I loved, and still love, the M-14. I had one of the highest scores in our company in basic and was one of first to qualify. I was rewarded by being assigned to filling magazines for the others to qualify, which took hours. I kept my M-14 in my bedroom closet in Vietnam and only took it out once, to go fun shooting with it on full auto. I bought a Thompson submachine gun which was a battlefield weapon, which was also fun to shoot. I almost shipped it home before coming to my senses.

  6. #46
    tgtaylor's Avatar
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    Re: USMC Pilot Photographer J.R. Todd

    It's funny that I don't remember the fully automatic capability of the M-14. It was the rifle that I went through basic with and my assigned rifle when I was in Korea where my job was patrolling the DMZ: 3 days and 2 nights out, back in on the 3d day and back out for 3 days/nights on the next - over and over for almost 8 straights months. But at the time possessing fully automatic weapons in the DMZ was a violation of the 1953 cease fire so maybe the army eliminated the automatic option on the rifles. North Korean infiltrators ("UI's") on the other hand always carried fully automatic weapons. Watching the winter games from PyeongChang is a real treat for me - makes me proud of both the South Korean people and my service in Korea. I'm glad I got to experience Korea and its people when it was in transition to becoming a "modern" nation at a time when it's economy was considered a "miracle."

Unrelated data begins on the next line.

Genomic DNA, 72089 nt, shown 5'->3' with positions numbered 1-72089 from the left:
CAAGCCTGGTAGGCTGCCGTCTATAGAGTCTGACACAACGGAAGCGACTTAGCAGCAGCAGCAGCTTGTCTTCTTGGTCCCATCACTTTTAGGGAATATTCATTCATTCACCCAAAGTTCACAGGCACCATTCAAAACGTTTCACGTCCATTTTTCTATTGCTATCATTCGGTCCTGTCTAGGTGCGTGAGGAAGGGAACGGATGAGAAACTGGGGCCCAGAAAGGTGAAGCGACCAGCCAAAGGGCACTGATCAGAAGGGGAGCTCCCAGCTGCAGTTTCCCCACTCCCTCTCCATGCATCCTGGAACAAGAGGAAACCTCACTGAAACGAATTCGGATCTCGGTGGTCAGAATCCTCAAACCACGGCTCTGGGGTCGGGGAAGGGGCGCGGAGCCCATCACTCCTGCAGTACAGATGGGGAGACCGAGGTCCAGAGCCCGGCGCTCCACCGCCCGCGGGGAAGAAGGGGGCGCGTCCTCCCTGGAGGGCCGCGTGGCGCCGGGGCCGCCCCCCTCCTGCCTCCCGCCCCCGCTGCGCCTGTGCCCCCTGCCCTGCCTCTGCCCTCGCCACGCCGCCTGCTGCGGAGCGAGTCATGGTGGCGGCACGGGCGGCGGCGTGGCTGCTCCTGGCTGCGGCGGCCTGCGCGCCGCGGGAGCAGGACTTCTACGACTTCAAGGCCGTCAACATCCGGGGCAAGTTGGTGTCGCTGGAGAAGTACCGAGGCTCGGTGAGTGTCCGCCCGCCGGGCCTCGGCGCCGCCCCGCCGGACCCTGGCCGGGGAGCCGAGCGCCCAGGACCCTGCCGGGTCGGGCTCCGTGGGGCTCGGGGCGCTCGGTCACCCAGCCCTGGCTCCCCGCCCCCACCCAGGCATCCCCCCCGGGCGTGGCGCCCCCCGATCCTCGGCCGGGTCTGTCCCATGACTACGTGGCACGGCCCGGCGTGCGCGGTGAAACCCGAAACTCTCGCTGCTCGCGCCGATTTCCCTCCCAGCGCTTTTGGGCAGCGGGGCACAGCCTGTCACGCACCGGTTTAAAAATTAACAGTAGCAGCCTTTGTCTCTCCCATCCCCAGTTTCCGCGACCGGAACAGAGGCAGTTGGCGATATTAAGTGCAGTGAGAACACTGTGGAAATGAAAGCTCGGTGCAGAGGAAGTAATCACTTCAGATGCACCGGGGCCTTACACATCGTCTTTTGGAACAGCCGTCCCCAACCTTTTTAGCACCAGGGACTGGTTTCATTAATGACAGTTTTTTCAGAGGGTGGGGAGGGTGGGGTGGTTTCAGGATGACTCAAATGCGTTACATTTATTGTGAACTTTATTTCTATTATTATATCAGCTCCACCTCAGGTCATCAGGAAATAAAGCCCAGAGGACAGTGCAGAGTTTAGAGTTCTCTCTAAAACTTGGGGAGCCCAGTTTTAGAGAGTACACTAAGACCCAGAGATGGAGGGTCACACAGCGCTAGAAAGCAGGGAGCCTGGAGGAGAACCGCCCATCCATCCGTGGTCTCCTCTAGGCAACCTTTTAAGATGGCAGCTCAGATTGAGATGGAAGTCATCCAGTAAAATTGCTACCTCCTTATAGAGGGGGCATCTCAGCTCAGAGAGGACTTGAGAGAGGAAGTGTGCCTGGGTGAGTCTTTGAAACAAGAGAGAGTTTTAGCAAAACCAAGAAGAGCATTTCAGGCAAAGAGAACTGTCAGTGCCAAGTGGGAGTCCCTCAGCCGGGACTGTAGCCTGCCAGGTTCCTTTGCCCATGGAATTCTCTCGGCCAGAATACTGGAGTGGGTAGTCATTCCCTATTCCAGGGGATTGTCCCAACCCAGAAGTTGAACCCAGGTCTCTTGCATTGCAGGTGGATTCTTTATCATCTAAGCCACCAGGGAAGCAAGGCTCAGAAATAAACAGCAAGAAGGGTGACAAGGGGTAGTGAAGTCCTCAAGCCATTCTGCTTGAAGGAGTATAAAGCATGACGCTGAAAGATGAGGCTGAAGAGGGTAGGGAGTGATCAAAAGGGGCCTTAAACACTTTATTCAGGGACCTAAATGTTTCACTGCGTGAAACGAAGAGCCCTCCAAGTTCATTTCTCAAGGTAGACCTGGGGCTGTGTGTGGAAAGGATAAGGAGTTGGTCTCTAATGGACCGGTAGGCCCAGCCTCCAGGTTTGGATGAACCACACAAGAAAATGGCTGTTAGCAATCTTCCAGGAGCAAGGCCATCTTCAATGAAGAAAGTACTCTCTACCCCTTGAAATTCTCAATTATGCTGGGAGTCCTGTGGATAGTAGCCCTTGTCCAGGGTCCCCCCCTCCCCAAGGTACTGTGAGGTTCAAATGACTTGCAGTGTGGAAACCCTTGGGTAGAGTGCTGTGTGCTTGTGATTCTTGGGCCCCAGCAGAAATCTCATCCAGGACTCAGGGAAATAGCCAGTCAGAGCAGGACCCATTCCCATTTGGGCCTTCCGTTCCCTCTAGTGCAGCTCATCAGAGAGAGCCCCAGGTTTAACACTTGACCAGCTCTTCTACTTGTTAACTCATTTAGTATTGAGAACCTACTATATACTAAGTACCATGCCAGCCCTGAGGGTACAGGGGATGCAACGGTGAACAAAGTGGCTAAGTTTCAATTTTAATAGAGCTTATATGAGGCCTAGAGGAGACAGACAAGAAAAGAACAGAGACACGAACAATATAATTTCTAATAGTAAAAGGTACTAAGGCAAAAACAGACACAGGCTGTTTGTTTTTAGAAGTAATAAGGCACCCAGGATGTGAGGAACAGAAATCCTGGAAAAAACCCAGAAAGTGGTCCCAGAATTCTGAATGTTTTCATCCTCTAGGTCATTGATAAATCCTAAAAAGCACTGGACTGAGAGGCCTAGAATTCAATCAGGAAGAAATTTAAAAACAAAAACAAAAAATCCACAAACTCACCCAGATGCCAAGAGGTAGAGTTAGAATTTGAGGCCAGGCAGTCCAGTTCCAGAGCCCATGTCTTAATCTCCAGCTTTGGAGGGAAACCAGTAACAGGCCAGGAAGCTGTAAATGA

Thomas

  7. #47

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    Re: USMC Pilot Photographer J.R. Todd